NIKOLAYEV, Ukraine — The wind moved the transparent tulle curtain on the window of a one- floor village house on a street called Peaceful Avenue. The family put Alexander Kucherenko’s portrait in a black frame on the windowsill, behind the curtain, so his two children age 8 and 4 would not constantly ask their brokenhearted mother and grandmother who killed their dad and why. The house in Kapustino, on the outskirts of the town of Nikolayev, filled up with people coming to share a meal and have a drink with the family in memory of their good friend Sasha.
Sasha’s mother and wife, both named Tatyana, covered their hair with black scarves and often moaned in pain as they told visitors on Thursday that the 32-year-old Ukrainian had been killed by a Russian Grad rocket in Dyakovo, in the troubled eastern part of the country on the border with Russia. Shrapnel from a rocket ripped into Kucherenko’s chest and tore through his liver. His body had caught the impact, sparing the lives of two of his friends. Kucherenko’s last words were: “I don’t feel pain, leave me alone.”
But his family feels the pain. They blame “aggressor Russia” for Sasha’s death, and that they also blame Ukraine’s leadership and its President Petro Poroshenko for not saving his life.
This week the Kucherenkos were not the only angry women in the city of Nikolayev, home to the 79th Paratroop Brigade’s military base in southern Ukraine. The city was flooded with gloomy army officers and military vehicles as the rumor circulated that the Russian army is re-enforcing its troops across the frontier less than 200 kilometers away from the city.
Nikolayev has had funeral after funeral this week, sometimes several in a day. Two months ago at least 1,600 soldiers of the 79th brigade “were thrown up to be the fodder for Russian cannons,” Kucherenko’s mother told The Daily Beast. “Hundreds of our boys hide in trenches under constant Grad rocket fire coming from Russia; all they have for food is buckwheat or snakes that they catch,” she said. “We want to know why Poroshenko is not sending them any military help. Please save the 79th Brigade, so there would be no more mothers like me, left without their sons.”
In an interview with the Daily Beast on Thursday, the vice governor of Nikolayev, Oksana Yanyshevskaya, said that some of the brigade’s units were “trapped” last month, while fighting defensive operations along over 70 kilometers of Ukrainian border. At least 21 of them have come back in coffins, and Nikolayev’s military hospital is struggling to save the lives of 73 badly wounded paratroopers. “Russians fire Grad rockets from across the border at our units, who are stuck in Dyakovo, a small place on the border with Russia. Our military cannot fire back at they Russians, because that would be a good reason for [Russian President Vladimir] Putin to immediately invade Ukraine,” the vice governor explained. “The most painful part of my job today,” she said, “is to face their families and the wounded soldiers coming back home.”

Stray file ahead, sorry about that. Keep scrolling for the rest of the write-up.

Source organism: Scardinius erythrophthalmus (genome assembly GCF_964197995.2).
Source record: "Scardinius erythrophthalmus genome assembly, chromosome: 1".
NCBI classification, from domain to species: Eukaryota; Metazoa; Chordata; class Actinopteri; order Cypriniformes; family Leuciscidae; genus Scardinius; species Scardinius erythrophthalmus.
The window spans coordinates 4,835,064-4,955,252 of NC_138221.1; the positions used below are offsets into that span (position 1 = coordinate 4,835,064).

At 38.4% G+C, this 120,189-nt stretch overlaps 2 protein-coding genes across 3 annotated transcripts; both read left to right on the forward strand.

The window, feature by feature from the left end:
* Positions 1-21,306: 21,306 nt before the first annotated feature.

Nikolayev’s women are determined to save the lives of their surviving boys if they can. Since last Friday, over one hundred angry wives and mothers of the trapped soldiers have been blocking the major highway outside Nikolayev and protesting in front of the main government building demanding that the country’s leadership provide some military support for the units in Dyakovo. About 20 women went to Kiev earlier this week for a meeting with President Poroshenko; but their meeting, scheduled for Thursday afternoon, got cancelled.
These women know all too much about what is really happening to the 79 th Brigade on the Russian border: they speak with their husbands and sons on the phone several times a day. The women I talked to as they gathered outside the regional governor’s offices claim that there are at least 50 more dead bodies waiting to be recovered from Dyakovo.
“Look, all they have there is these three burned trucks; and here is the trench they’ve been living in for a month,” said Mariya Bershatskaya, showing photographs that her husband Sergei had sent her from the frontline. She, too, said the boys had been eating snakes. Another angry protester spoke up: “Poroshenko publically said that he would provide support for our guys but that is not true; our boys were witnesses to mass murder [of their comrades by Russian attacks]. My fear is that nobody in Kiev is really interested in their survival,” said Ekaterina Klishena.
Earlier that day one of the visitors payer her respects at the Kucherenko house could not stop crying. Tatyana Mikhailova, a 20-year-old woman with pretty blonde hair and a face that must have been very fresh and joyful not very long ago, said she lived with her cell phone in her hand, waiting every moment for her husband’s call. Only two days after their wedding last May, Mikhailova went from being “the happiest woman in the world to the most horrified one,” she said. Two days and two nights was all Tatyana and her husband Aleksander had for their honeymoon before the 79th Brigade called him back to the front line.
When her neighbor and friend Sasha Kucherenko came back in a coffin, Mikhailova decided to join the women’s protests on the highway. “My [Aleksander] is Russian by his roots but he is a Ukrainian patriot, he will not desert the army,” Mikhailova said, covering here tear-streaked face with a handkerchief. “Sometimes when we talk on the phone, he sounds desperate. He does not understand and neither do I why his commanders do not order them to fire back at Russian and pro-Russian forces.”